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3D Printing Technology Comparison:

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Filament vs resin 3D printing

SLA and FDM are two of the most popular 3D printing technologies used today. Each of which offers its own set of advantages and disadvantages. SLA (stereolithography) is an additive manufacturing method that uses liquid resin to build up layers of material, while FDM (fused deposition modeling) uses plastic filaments that are heated and extruded onto a build platform layer by layer. In this article, we breakdown the main differences between these two fantastic technologies and explore which could be a better fit for your project.



FDM vs SLA 3D printing: which is better?


Resolution & Print Quality

SLA 3D printing is known for its fine features, smooth surface finish, and pin point precision. While FDM printers form layers by depositing molten filaments, SLA printers cure liquid resin by the use of a tiny and highly-precise laser to form each layer. As a result, it can achieve much finer and intricate details than from extruding filament through a nozzle.


Print Speed

Both SLA and FDM offer excellent speed. Due to the small surface area of the laser, SLA takes longer to build each layer. With FDM you can choose the layer heights, which allows for much faster 3D printing. But beware, there is a trade-off between print speed and print quality. If you want a quick prototype with no strict visual or resolution requirement, FDM is the preferred choice.



In terms of material options, SLA and FDM offer the most flexibility when it comes to plastic 3D printing. Generally, the physical properties such as strength, flexibility and durability of FDM materials are superior to SLA. However, if you’re looking for materials to produce clear or transparent prototypes, opt for SLA.


a comparison between sla (stereolithography) and fdm 3d printing



Industrial FDM and SLA printers can handle very large builds (up to 750 x 750 x 750mm and 800 x 800 x 550mm respectively). While FDM may be quicker, generally, industrial SLA printers are preferred for printing large parts like enclosures and models, as it can maintain excellent detail and surface smoothness.



Although you can expect the cost of SLA and FDM 3D printing to be more or less similar, SLA typically have a higher average cost. This is largely due to the longer print time and higher material costs.


Applications & Industries

While SLA and FDM are both mature processes widely used for rapid prototyping and small-scale production, both additive manufacturing technologies have their own technique and advantage that make them better suited for certain applications.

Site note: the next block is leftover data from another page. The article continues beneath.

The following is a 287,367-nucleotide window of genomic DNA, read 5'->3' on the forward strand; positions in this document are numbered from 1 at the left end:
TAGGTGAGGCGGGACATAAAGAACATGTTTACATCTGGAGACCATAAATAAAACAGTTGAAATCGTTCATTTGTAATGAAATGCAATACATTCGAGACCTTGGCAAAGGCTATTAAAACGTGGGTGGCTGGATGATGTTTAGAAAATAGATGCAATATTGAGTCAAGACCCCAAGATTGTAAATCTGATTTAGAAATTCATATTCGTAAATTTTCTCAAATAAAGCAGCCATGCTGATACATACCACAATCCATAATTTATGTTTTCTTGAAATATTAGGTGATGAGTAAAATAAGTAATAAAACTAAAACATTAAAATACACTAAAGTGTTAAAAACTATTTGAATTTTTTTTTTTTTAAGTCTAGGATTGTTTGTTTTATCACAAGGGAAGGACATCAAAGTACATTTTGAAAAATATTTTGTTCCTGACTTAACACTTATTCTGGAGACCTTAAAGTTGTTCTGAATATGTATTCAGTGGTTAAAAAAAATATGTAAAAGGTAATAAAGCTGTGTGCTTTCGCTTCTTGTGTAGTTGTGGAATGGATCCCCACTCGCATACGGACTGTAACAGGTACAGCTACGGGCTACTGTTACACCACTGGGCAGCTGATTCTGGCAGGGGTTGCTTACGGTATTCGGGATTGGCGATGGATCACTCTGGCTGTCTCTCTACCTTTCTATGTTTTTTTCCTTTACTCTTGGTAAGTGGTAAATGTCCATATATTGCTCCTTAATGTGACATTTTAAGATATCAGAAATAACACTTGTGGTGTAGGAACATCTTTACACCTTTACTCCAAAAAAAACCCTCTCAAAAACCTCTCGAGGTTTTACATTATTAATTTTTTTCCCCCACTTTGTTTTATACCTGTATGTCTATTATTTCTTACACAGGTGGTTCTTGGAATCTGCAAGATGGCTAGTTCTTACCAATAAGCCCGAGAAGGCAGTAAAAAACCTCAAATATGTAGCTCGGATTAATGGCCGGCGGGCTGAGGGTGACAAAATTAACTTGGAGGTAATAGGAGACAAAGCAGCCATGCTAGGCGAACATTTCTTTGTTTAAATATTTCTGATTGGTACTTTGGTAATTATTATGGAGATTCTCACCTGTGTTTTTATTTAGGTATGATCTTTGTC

• Watertight and airtight products — Unlike FDM parts, SLA parts have no gaps between layers and negligible directional weaknesses. SLA printed parts can therefore be used in waterproof and airtight applications.
  • Functional applications — SLA materials generally lack overall strength and functionality compared to FDM. As such, FDM is a better option for parts like brackets and jigs and fixtures.
  • Consumer products — As speed to market and aesthetics are highly valued to consumer product manufacturers, SLA is often favoured to make these products.
  • Automotive and aerospace applications — The strict requirements for functionality in these industries limit SLA 3D printing. Therefore, FDM 3D printing tend to be more commonly used in these applications.
  • Jewellery and dental applications — Stereolithography is more often used in such applications as print quality and accurate detailing are highly valued in these industries.


Summary of differences between FDM and SLA


Industrial FDMIndustrial SLA
Surface Finish★★☆☆★★★★
Part Strength★★★☆★☆☆☆
Material Cost★★★★★★★☆
SpeedOffers excellent convenience and speed for parts with no strict quality or surface finish requirementsOffers excellent speed for high accuracy and fine detailed parts and prototypes
ResolutionNot ideal for fine detailed partsOffers excellent resolution
ApplicationsLow-cost rapid prototyping
Functional rapid prototyping
Automotive applications
High strength prototypes
Prototyping in materials like PETG.
Low-cost rapid prototyping
High resolution and fine details models
Watertight and airtight prototypes
Transparent prototypes
Highly accurate to CAD parts
Print VolumeUp to 750 x 750 x 750 mmUp to 800 x 800 x 550 mm
MaterialsWide range of high performance material including Nylon, ABS, ASA, PETG, etc.Variety of resins including generic, rigid, high temp, high toughness and transparent resin options.

MJF 3D Printing 2

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FDM vs SLA: which one is the better fit for you?

What is your design intent? Which factors are most important to your project? Is it print quality, speed, cost, material, size or application? The table above should help you get started when comparing the two technologies; however, every project is treated on a case-by-case basis. If you’re having trouble picking between FDM and SLA, send us your 3D CAD file HERE, and our engineers will get back to you with advice.

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